The Adoption Board warned adoptive parents to seek legal advice when making a will and, on adopting a child, to take advice about any pre-existing wills from which the child might benefit. Nearly 40,000 children have been adopted in the last 30 years. It is possible many of them might be affected by this or other wordings in wills which were not envisaged under the Adoption Acts. There is a strong body of legal opinion which believes legislative change is necessary to prevent a recurrence of a case similar to the Wexford one. I ask the Minister and the Government — it may be the responsibility of the Minister for Justice — to initiate legislation to tidy up this area to ensure that adopted children are fully protected regarding succession to their parents' property. Approximately 40,000 children have been adopted in the past 30 years. The system of adoption has removed the responsibility of the State to cater for many children who have been adopted.
I now refer to legal costs which may arise in adoptive cases. Where a court case ensues with regard to final consent of the natural mother, the onus should be on the Adoption Board, not on the adoptive parents, to sort out the difficulties. The High Court, under section  3 of the Adoption Act, 1974, has the power to decide the final outcome of the adoption but the adoptive parents or the natural mother must initiate this action. This should be completed by the Adoption Board. Under the Child Care Act, 1988, the costs of legal proceedings ensuing from adoption completed by health boards are paid for in full. The adoptive parents concerned are not responsible for any of the costs under such circumstances. Having two sets of criteria is discriminatory. We have two types of parents, one under the original Adoption Acts and the second under the Child Care Act, 1988, and both are treated separately for cost purposes by the court. I believe the Government should harmonise these and place th onus on the Adoption Board for difficulties arising for adoptive parents who are not included under the provisions of the 1988 Act.
In the case of an adoption other than a foreign adoption, entitlement to the minimum period of adoptive leave... having, as soon as is reasonably practicable but not later than four weeks before the expected day of placement, caused her employer to be notified in writing of her intention to take the adoptive leave.
The practice heretofore has been to give much less than four weeks' notice to a prospective parent of an adoption. It has not been unknown in certain cases for just several days notice to be given of an adoption. I am concerned that this will introduce a further discriminatory angle to the procedure if the adoption societies are not fully prepared to accept the spirit of the Bill. I would like the Minister to outline the outcome of any discussions which he has had on the Bill with the adoption societies.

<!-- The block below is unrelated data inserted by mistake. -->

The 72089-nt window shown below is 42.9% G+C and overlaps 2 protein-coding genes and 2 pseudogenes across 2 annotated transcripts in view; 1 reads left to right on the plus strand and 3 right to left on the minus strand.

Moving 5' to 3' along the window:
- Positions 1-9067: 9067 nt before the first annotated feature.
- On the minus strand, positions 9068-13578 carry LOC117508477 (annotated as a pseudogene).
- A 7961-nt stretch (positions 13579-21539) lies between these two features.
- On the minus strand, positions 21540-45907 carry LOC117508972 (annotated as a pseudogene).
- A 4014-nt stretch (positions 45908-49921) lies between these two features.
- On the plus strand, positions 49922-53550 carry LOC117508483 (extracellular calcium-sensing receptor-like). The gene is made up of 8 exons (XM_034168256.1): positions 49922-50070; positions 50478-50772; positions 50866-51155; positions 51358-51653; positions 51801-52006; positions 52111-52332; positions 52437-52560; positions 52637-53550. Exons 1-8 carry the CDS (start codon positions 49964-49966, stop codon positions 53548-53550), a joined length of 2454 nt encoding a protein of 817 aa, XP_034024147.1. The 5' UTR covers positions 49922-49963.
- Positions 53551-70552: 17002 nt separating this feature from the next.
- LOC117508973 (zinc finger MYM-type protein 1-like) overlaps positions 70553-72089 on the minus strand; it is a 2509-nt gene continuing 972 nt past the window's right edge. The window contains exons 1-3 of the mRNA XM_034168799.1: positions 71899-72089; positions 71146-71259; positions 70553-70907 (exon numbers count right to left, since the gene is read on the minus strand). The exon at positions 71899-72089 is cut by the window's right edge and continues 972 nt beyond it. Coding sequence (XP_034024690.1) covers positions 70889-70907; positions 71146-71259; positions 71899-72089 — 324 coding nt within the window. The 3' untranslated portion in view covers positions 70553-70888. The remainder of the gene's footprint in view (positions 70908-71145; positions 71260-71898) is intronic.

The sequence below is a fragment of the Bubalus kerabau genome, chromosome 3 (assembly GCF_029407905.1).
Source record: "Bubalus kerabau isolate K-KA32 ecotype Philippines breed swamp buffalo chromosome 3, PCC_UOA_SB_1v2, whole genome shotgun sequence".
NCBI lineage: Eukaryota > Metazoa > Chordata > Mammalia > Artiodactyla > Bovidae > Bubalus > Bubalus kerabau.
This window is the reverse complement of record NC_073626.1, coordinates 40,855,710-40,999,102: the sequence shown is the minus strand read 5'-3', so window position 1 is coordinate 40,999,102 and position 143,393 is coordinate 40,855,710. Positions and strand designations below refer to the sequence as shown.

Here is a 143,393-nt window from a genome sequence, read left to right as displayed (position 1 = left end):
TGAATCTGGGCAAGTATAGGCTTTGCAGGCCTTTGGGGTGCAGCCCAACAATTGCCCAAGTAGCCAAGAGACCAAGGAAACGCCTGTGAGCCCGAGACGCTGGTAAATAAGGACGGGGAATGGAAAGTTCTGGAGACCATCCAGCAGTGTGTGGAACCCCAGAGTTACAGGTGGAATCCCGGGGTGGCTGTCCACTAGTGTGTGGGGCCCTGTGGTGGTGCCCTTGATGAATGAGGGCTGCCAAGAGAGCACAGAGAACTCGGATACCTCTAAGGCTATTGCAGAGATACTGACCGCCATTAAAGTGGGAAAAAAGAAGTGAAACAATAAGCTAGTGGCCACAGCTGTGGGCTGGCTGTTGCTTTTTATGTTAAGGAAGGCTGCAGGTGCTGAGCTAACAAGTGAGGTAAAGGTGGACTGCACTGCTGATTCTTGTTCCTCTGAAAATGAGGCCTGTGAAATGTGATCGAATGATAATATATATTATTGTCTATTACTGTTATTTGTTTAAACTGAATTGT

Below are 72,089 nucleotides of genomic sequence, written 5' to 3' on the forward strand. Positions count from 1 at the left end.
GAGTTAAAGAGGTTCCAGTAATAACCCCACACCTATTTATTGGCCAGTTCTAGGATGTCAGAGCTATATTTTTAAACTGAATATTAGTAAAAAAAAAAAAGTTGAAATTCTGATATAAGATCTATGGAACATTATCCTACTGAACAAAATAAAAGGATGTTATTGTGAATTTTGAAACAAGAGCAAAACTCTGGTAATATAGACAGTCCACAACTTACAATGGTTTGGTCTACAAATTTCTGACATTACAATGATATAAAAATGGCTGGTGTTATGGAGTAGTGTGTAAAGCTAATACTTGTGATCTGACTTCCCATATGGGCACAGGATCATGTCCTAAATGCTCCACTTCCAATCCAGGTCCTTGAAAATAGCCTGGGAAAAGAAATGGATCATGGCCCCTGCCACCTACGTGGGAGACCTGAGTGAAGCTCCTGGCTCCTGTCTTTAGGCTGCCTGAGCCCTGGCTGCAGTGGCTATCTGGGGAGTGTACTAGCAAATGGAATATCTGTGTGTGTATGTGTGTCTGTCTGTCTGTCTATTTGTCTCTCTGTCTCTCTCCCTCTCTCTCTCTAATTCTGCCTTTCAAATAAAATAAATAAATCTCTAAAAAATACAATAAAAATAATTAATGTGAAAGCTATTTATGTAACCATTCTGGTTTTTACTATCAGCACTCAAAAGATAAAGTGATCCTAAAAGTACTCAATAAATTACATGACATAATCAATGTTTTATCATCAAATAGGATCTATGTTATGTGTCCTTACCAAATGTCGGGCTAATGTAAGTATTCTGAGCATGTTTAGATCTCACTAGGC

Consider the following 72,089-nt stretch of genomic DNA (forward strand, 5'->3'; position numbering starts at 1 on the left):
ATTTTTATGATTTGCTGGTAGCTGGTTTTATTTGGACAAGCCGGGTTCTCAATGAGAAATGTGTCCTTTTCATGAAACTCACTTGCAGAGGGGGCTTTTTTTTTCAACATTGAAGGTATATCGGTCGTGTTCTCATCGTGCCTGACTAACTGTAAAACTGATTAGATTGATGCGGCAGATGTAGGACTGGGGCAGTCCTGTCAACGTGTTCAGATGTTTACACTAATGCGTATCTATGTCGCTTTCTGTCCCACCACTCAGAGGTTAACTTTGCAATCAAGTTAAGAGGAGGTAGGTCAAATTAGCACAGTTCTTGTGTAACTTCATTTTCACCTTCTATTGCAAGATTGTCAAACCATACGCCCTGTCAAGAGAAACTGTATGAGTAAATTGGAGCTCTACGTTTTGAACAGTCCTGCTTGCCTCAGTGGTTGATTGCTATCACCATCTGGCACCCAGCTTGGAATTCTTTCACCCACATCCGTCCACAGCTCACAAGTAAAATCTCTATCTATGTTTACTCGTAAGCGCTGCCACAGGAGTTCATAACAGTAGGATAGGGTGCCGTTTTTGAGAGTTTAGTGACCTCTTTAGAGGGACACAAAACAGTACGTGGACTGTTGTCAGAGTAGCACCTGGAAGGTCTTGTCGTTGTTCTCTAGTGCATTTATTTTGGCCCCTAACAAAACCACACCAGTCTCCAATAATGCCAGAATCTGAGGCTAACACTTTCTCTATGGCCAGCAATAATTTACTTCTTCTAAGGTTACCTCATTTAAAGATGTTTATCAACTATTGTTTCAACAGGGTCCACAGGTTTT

I welcome the Bill and congratulate the Minister on bringing it in. It harmonises the position of natural and adoptive parents. I believe that it should have been done in 1991, but better late than never. I commend the Minister for so doing.
Mrs. McGennis: I want to thank the Minister for initiating this Bill in the Seanad. I welcome this Bill in which I have a personal interest, as I was extraordinarily lucky and blessed to have been adopted by two wonderful parents. I am particularly glad to be a Member of the Oireachtas when this legislation is being initiated in the Seanad.
The need for this legislation is so glaringly obvious that, as Senator Neville said, it is a wonder it was not introduced before now. It seemed to form part of written and unwritten regulations that when a couple applied to adopt, there was a semi commitment required or a demand made that the woman would not work. This was discriminatory. My mother worked much of the time when I was growing up but she did not work during the time of the adoption. I welcome the fact that this legislation will mean that women who are working and want to adopt will not find themselves at a disadvantage.
I know the legislation refers specifically to adoptive leave for women, but in my circumstances my father was in the Army, so both parents could have been working. The Minister will find that where both parents are working, it may be necessary to be flexible and allow time off to both parents. That probably is a minefield but it may be necessary to consider it.